" Pentagon General Counsel William Haynes II is a career military lawyer with almost no courtroom experience that would qualify him for a lifetime seat on the Fourth Circuit Court of Appeals. Yet after Haynes supervised the preparation of a report advising that the President's Commander-in-Chief authority would trump the prohibition against torture, Bush nominated him for a coveted spot on the Fourth Circuit.

This "federal appeals court in Richmond, Va., is emerging as a cutting-edge testing ground for conservative legal theories that only a few years ago seemed radical and almost unthinkable to liberal legal analysts," Warren Richey wrote in the Christian Science Monitor two years ago. "Today, many of them are the law of the land. Instead of being overturned, these legal theories – involving limits to federal power and defendants' rights – are being embraced and upheld by a slim majority of conservative justices on the US Supreme Court," according to Richey. It's no surprise that John Ashcroft decided to file the cases against John Walker Lindh and Zacarias Moussaoui in the Virginia district court. Ashcroft knew he would get more favorable appellate treatment from the Fourth Circuit, widely heralded as the most conservative circuit in the country.

The revelations of Haynes' apologies for torture may not sit well when U.S. Senators, who must give their advice and consent to Bush's nominees, consider Haynes' nomination. Pictures and accounts of torture at Abu Ghraib prison, Guantánamo Bay and Afghanistan may have poisoned the well for William Haynes."

2003 statistics for the Virginia Supreme Court

According to this report, in 2,233 petitions for appeal were filed with the Virginia Supreme Court in 2003, and 208 were granted.

$65,000 in attorney fees awarded to ex-husband in connection with custody litigation not dischargeable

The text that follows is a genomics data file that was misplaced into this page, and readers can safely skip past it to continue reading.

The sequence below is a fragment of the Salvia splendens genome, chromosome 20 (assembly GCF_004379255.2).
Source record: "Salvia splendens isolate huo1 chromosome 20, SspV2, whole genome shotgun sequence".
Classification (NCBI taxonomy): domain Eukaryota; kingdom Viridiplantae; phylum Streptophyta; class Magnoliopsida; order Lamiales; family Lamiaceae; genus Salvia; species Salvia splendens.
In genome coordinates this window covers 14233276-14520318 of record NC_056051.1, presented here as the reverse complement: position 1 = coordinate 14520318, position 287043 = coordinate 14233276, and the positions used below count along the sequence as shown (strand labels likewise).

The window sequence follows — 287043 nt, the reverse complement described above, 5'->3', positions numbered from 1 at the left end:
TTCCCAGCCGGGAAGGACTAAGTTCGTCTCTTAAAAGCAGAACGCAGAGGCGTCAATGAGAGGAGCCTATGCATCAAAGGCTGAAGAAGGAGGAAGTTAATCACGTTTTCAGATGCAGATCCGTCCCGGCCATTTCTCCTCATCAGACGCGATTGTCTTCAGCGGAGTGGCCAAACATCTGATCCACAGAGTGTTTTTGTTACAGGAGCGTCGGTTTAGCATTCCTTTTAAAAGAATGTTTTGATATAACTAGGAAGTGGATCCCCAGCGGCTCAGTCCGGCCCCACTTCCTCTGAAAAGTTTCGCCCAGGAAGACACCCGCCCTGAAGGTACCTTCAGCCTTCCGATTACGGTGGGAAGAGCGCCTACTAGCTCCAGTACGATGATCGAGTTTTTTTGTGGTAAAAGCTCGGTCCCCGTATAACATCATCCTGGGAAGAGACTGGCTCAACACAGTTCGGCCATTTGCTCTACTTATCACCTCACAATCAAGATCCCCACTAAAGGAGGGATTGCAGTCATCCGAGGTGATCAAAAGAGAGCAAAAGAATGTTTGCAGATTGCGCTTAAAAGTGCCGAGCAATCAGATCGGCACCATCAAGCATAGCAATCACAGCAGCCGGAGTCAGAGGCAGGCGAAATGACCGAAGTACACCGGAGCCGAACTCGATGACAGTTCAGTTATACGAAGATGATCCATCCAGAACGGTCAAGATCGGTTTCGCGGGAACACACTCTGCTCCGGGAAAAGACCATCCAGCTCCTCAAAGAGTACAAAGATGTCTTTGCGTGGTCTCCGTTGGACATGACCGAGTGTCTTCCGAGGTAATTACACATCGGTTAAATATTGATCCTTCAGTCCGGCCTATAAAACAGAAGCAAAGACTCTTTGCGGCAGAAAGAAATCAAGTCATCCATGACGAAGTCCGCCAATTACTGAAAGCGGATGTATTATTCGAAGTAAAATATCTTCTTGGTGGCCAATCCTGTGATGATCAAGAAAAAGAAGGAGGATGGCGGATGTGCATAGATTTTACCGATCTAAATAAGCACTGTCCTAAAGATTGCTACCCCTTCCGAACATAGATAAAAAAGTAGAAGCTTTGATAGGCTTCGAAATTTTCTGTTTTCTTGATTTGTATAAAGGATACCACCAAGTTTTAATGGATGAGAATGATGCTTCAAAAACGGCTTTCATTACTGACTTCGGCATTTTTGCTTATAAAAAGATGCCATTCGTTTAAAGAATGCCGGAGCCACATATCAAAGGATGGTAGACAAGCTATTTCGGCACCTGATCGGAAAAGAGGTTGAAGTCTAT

In Rutledge v. Rutledge, the Fourth Circuit in a per curiam opinion for the panel of Judges Wilkinson, Traxler, and Shedd affirmed a ruling by Judge Morgan of the E.D. Va. that attorneys' fees awarded by a Virginia state court to an ex-husband against the ex-wife in the amount of $65,000 were not dischargeable in bankruptcy.

En Banc Fourth Circuit to take on Blakely

Via CrimLaw, the Blakely Blog has this post, which says "the en banc 4th Circuit will soon hear Blakely arguments in US v. Mohamad Y. Hammoud, 03-4253. Argument is set for Monday, Aug. 2nd."

The book on close elections

SoCal blog has this post with a link to If It's Not Close, They Can't Cheat: Crushing the Democrats in Every Election and Why Your Life Depends on It.

Oddly enough, I've seen the first part of the title online a few times, but didn't know until now which if any party in particular was the target of the book, which is a sad commentary. Particularly since 2000, there's always somebody saying the other guy cheated.

More on Melungeons

The Coalfield Progress has this report on the latest book exploring the connection between the Melungeons of Appalachia and the people of Turkey. The book is called From Anatolia to Appalachia: A Turkish-American Dialogue.

No punishment for juror who slept

The AP reports here that the Stafford County Circuit Court will not punish a juror whose snoozing during the prosecution's case led to a mistrial.

Virginians know money makes a difference in quality of representation

The Richmond paper published these survey results ("Survey finds indigent defense support," 7/14/04) that show, among other things, that 82 percent said the amount of money spent for legal defense makes a "great deal" or "some" difference in the quality of representation.

Gentlemen, start your marriages

The Kingsport paper has this article ("Brides, grooms lining up to say 'I do' at Bristol Motor Speedway," 7/15/04) on weddings at Bristol Motor Speedway on the occasion of the night race, coming up soon in August.

Blakely in the E.D. Va. (and elsewhere)

The Norfolk paper has this description ("Supreme Court decision shakes up sentencing process on local scene," 7/14/04) of the scurrying about that is going on in criminal cases in the E.D. Va., following the Supreme Court's Blakely decision, which is resulting in some new decision from somewhere almost every day regarding the constitutionality of the federal Sentencing Guidelines.

I don't read all that's out there about Blakely, but I expect to eventually run across an article explaining Blakely as the point where the federal judiciary snapped back against mandatory sentencing. The language of the Sixth Amendment has not changed since the passage of the Sentence Reform Act, but attitudes toward mandatory sentencing have gotten worse.

Wednesday, July 14, 2004

A good laugh

Words can't describe this, which has nothing whatsoever to do with Southwest Virginia and not much to do with the law, but came to my attention via this post from L,L,L, which describes laughing out loud.

Unlike the fellow at L,L,L, everyone heard me laughing like a lunatic earlier this week when I was speaking with a lawyer named Welsh who said she told people she was related to Coach George Welsh until people started answering back that they could see the family resemblance.